A 35-year-old man from the upper Midwest region of the United States who had no relevant medical history initially presented to an acute care clinic with multiple small tender skin lesions. His temperature was 38.1C, and physical examination revealed several small fluctuant masses that were draining purulent material. Skin culture of one of the draining lesions was performed at this time, but there was no subsequent bacterial growth. A diagnosis of furunculosis was made, and Bactrim (sulfamethoxazole-trimethoprim; AR Scientific, Philadelphia, Pa) and a regimen of chlorhexidine washes were prescribed. Two weeks later, the number of skin lesions had increased, and the patient had begun to experience night sweats and fevers. After an episode of hemoptysis and some unusual pain in the patient's right testicle, he presented to the emergency department. At this time, chest radiographs were obtained. The patient was admitted for additional work-up, and computed tomographic (CT) images of the chest were obtained. Physical examination at the time of admission revealed scattered 1-3-cm firm pink hyperpigmented subcutaneous nodules, several of which had overlying pustules. This examination was also notable for a palpable fullness within the right testicle. The patient was afebrile at admission. He denied a history of contact with sick people, illicit drug use, or recent travel. His social history was notable for a 20-pack-year smoking history and a recent relocation to a neighborhood with several new construction sites. Laboratory evaluation revealed leukocytosis (white blood cell count, 15.4 3 109/L; normal range, [3.5-10.5] 3 109/L), a chemistry panel revealed a low sodium level (132 mEq/L [132 mmol/L]; normal range, 134-142 mEq/L [134-142 mmol/L]), and serum a-fetoprotein and human chorionic gonadotropin levels were normal. Ultrasonography (US) of the scrotum was performed. Serum analysis was negative for human immunodeficiency virus type 1 and type 2 RNA, and Venereal Disease Research Laboratory and rapid plasma regain test results were negative. Blood cultures were negative for bacterial growth. On the basis of chest CT findings, bronchoscopy with bronchoalveolar lavage was performed. Magnetic resonance (MR) imaging of the abdomen also was performed to further evaluate a focal area of hypoenhancement within the pancreatic tail seen on chest CT images.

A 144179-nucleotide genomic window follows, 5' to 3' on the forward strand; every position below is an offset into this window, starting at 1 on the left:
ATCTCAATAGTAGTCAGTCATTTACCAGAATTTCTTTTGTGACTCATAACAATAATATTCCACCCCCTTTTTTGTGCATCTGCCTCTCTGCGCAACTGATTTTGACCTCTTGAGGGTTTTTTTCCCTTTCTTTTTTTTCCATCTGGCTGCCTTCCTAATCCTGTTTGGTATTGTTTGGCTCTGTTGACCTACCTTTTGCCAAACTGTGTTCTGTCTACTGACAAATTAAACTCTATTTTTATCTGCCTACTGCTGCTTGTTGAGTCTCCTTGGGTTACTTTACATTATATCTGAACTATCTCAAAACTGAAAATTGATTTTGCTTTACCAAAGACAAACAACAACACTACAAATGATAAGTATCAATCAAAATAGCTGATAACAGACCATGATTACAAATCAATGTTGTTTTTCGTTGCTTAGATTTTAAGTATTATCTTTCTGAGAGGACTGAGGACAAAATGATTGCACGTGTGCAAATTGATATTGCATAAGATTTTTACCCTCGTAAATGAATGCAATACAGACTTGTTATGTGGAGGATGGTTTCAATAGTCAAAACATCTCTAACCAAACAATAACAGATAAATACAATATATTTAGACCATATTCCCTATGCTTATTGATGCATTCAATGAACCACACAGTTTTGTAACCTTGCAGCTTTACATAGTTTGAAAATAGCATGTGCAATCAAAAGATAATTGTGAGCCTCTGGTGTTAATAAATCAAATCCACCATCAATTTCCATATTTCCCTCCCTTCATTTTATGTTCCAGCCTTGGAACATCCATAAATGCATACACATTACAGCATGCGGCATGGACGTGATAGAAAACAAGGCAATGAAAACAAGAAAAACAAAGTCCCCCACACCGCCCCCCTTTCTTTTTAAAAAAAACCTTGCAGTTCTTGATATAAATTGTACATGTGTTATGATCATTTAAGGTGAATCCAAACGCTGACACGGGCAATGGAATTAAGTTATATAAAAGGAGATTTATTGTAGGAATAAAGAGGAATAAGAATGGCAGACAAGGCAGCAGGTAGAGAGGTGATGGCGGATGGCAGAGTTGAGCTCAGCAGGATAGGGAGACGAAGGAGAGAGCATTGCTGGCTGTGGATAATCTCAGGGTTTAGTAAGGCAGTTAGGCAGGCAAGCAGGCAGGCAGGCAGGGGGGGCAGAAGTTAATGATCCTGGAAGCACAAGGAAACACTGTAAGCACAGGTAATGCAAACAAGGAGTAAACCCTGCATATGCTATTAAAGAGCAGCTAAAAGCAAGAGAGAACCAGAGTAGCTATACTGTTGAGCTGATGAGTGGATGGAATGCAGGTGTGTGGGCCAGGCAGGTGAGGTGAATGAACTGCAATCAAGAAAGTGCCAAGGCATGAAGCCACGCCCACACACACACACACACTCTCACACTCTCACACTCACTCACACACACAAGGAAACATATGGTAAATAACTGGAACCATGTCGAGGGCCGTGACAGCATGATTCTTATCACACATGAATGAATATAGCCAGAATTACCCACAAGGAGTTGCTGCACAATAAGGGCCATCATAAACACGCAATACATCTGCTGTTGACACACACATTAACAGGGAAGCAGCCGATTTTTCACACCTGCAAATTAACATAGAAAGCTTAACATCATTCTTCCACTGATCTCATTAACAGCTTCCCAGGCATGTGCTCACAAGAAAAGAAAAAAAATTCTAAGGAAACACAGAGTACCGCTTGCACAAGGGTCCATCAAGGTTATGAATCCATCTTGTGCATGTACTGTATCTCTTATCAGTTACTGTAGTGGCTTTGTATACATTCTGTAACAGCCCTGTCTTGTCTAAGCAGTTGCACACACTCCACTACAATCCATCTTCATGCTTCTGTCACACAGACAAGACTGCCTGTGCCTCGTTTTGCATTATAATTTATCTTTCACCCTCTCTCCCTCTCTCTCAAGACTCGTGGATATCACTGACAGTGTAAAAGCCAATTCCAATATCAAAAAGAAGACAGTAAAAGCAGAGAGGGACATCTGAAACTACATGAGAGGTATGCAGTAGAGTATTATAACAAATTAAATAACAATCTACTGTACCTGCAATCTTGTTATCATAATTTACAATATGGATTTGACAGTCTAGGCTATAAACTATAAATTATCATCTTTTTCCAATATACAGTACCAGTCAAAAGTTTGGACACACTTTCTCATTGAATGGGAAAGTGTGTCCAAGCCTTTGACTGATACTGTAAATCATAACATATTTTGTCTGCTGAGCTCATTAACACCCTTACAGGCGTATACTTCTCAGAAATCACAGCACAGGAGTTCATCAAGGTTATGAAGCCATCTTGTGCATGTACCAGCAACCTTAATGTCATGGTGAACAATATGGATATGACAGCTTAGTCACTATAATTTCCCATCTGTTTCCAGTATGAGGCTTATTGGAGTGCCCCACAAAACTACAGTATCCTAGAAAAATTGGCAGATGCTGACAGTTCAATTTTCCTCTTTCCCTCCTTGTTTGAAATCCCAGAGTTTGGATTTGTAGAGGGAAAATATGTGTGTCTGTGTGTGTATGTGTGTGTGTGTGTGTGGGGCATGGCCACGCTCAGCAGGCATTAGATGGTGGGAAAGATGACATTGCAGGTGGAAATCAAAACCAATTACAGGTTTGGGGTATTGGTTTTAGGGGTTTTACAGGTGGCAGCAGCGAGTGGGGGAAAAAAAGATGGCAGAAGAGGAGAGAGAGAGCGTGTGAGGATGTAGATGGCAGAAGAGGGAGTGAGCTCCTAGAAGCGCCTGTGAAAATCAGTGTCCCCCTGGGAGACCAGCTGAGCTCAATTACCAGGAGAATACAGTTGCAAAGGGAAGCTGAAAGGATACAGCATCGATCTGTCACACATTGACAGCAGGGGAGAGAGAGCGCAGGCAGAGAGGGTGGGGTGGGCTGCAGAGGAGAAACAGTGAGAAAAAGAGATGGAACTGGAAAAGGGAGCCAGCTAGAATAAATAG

ASJC Scopus subject areas
- Radiology Nuclear Medicine and imaging